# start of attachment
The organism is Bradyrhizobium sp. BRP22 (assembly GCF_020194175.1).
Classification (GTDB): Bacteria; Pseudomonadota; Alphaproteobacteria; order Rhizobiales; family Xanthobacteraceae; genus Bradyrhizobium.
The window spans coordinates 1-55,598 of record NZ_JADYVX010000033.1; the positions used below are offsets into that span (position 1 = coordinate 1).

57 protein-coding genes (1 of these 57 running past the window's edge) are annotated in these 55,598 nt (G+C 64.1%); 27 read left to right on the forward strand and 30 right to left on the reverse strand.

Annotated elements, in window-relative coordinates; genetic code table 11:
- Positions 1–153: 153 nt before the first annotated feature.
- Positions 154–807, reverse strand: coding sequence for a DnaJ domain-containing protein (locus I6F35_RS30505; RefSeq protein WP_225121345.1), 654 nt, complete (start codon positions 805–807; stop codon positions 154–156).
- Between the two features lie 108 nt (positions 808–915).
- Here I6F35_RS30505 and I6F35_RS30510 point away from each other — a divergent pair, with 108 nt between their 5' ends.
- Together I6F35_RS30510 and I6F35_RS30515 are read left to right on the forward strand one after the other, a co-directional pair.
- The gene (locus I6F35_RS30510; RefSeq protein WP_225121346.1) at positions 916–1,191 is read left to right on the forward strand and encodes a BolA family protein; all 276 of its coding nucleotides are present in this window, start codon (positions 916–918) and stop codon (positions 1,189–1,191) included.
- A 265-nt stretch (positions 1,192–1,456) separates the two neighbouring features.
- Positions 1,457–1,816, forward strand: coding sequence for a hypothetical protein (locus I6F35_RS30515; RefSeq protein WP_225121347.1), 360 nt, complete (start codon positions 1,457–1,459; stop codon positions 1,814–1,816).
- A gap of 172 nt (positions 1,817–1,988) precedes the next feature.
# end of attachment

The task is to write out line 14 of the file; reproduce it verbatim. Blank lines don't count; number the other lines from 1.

- A gap of 172 nt (positions 1,817–1,988) precedes the next feature.